200 Montevideo units or more in a
10-minute period has been present
for 2 hours without cervical change.
2hr rule has been challnged by Rouse
and associates to 4 hr

Frequents cervical exams, Electronic monitoring

for evaluation of uterine contractions and fetal
heart ,Oxytocin augmentation
If there is evidence of fetal distress, the fetus
may be evaluated biochemically, but often
cesarean delivery is necessary.
If labor is not progressing normally within 23
hours after the beginning of the oxytocin
augmentation, cesarean section may be
vaginal delivery.
immediate cesarean delivery for secondary arrest
is unwarranted.
Good outcomes can be obtained by way of
conservative (medical) management.

The second stage in nulliparas was

limited to 2 hours
For multiparas, 1 hour (extended to
2 hours with regional analgesia. )
Caution at 45 min
Upper limit for both is 3 hr

Drennan, K, Blackwell, S, et al,

Glob. libr. women's med., (ISSN:
1756-2228) 2008; DOI

Protracted Descent
diagnosed in nulliparous labor when descent is proceeding at
less than l cm/h and in multiparous labor when descent is
proceeding at less than 2 cm/h.
electronic fetal monitoring.
If labor has been otherwise normal, augment with oxytocin.
In the nullipara, if full cervical dilation has not been achieved
and there is a persistent anterior cervical lip that becomes
edematous, the chance of atraumatic vaginal delivery is
markedly reduced. In the multipara, it is sometimes possible
to support the anterior lip and have the patient bear down,
allowing the achievement of full dilation and significant
frequently is associated with the presence of a persistent
occiput posterior

Arrest of Descent
when descent has stopped entirely for at least
1 hour in the nullipara and 0.5 hour in the
When arrest of descent has not been preceded
by other dysfunctional labor patterns,
extremely sensitive to oxytocin augmentation.
If the patient already is receiving oxytocin
augmentation or full dilation has not been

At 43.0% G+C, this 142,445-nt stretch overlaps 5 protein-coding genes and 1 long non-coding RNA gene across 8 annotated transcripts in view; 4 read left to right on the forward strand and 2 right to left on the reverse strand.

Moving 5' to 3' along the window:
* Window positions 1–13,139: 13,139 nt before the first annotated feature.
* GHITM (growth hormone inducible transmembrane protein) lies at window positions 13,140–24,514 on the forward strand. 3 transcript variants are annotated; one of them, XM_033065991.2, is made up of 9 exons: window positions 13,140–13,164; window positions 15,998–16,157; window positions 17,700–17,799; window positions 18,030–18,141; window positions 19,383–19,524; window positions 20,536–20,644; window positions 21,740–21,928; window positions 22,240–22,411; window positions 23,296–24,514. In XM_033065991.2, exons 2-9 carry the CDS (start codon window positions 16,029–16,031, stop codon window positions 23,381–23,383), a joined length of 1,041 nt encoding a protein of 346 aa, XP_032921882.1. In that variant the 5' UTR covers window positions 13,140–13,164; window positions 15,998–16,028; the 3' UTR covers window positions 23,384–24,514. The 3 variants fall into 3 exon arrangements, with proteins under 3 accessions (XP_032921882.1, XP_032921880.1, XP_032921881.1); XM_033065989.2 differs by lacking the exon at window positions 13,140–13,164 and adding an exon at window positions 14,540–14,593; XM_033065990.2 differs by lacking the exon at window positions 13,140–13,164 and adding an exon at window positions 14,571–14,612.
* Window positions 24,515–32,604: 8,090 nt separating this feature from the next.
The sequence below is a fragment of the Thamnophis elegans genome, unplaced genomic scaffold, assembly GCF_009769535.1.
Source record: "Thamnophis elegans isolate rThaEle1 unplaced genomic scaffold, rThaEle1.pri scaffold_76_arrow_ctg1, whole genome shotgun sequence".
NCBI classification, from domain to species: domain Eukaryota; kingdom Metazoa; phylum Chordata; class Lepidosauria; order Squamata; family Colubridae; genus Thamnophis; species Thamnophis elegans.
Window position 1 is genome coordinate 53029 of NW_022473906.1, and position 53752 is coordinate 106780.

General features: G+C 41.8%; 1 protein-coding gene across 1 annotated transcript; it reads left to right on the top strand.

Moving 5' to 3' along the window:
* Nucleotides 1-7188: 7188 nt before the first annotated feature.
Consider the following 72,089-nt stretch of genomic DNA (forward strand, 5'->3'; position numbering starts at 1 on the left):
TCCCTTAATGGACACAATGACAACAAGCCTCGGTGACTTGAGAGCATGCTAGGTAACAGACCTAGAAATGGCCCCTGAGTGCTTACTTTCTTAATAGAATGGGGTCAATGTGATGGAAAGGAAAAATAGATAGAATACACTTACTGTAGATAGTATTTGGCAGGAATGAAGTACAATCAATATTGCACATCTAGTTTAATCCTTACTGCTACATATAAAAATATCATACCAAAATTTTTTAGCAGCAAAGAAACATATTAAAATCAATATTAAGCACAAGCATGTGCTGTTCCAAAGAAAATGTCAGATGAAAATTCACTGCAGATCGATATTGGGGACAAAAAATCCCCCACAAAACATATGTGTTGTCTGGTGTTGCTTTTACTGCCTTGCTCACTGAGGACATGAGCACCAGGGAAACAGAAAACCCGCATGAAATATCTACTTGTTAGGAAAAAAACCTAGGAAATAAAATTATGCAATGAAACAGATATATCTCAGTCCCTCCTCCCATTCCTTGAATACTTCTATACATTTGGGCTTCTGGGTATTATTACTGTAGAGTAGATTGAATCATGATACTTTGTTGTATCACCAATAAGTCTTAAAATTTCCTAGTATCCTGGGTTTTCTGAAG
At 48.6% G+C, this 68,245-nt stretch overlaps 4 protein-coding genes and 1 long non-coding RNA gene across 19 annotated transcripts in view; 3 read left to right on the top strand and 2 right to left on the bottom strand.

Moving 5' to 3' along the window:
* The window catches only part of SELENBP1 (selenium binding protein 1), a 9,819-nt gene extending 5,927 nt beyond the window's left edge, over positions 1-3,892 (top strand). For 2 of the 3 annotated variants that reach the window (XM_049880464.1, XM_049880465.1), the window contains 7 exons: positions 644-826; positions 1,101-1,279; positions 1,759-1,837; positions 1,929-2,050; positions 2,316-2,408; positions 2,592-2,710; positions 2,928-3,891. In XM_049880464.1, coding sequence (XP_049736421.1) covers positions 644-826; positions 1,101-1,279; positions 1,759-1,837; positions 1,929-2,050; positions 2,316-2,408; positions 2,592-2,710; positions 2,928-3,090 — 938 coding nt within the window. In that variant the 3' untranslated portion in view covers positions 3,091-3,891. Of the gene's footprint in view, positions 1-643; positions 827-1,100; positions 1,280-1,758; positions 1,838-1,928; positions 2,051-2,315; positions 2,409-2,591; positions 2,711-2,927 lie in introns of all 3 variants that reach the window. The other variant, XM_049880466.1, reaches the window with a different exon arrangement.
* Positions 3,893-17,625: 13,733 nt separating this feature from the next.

attained, proceeding to cesarean section is
probably the best approach

Normal labour time frames

Williams obtetrics 24ed.

Augmentation refers to stimulation of
uterine contractions when spontaneous
contractions have failed to result in
progressive cervical dilation or descent of
the fetus.
Augmentation should be considered if the
frequency of contractions is less than 3
contractions per 10 minutes or the
intensity of contractions is less than 25
mm Hg above baseline or both.

Once a second-stage arrest disorder

is diagnosed, the obstetrician has 3
1) continued observation
2) operative vaginal delivery
3) cesarean delivery.

Evaluation of the passenger

This includes:
- estimation of the expected fetal weight
-clinical evaluation of fetal lie,
presentation, position
If the estimated fetal weight is > 4000 g
the incidence of dystocia, including
shoulder dystocia or fetopelvic
disproportion is greater.

Cephalopelvic disproportion is a
disparity between the size or shape
of the maternal pelvis and the fetal

Persistent occiput posterior positions are also

associated with longer labors (about 1 hour in
multiparous patients and 2 hours in
nulliparous patients)

Fetal anomalies like hydrocephaly and soft

tissue tumors may also cause dystocia. The
use of prenatal ultrasound significantly
reduces the incidence of unexpected dystocia
for these reasons

Brow presentation
(forehead - the largest cephalic diameter is 36 cm)
the partially extended head presents
with the occipitomental diameter of 13.5
cm in the average term fetus
associated with pelvic contraction,
small or large fetuses, and nuchal
Two thirds spontaneously convert to
either a face or an occipital
Manual or forceps conversion is no
longer advocated.
Cesarean birth is recommended if the
brow presentation persists except in
cases of a small fetus.

Face presentation
The fetal head is completely
The incidence is about 1:600
Associated factors include
anencephaly and brow
requires cesarean section in
most cases, although a
mentum anterior presentation
(chin toward mothers
abdomen) sometimes may be
delivered vaginally

Causes of face presentation

Marked enlargement of neck
Fetal malformation

Evaluation of the passage

Types of Pelvimetry
Internal pelvimetry (manually)
External pelvimetry
Imaging pelvimetry: X-ray /
Computerised tomography (CT) /
Magnetic resonance imaging (MRI)

CT pelvimetry

fetal dose from a limited CT

pelvimetry study (low doses lateral
and frontal digital radiographs with a
single axial slice through the femoral
heads to measure interspinous
diameter) is under 0.1 rad.

MRI pelvimetry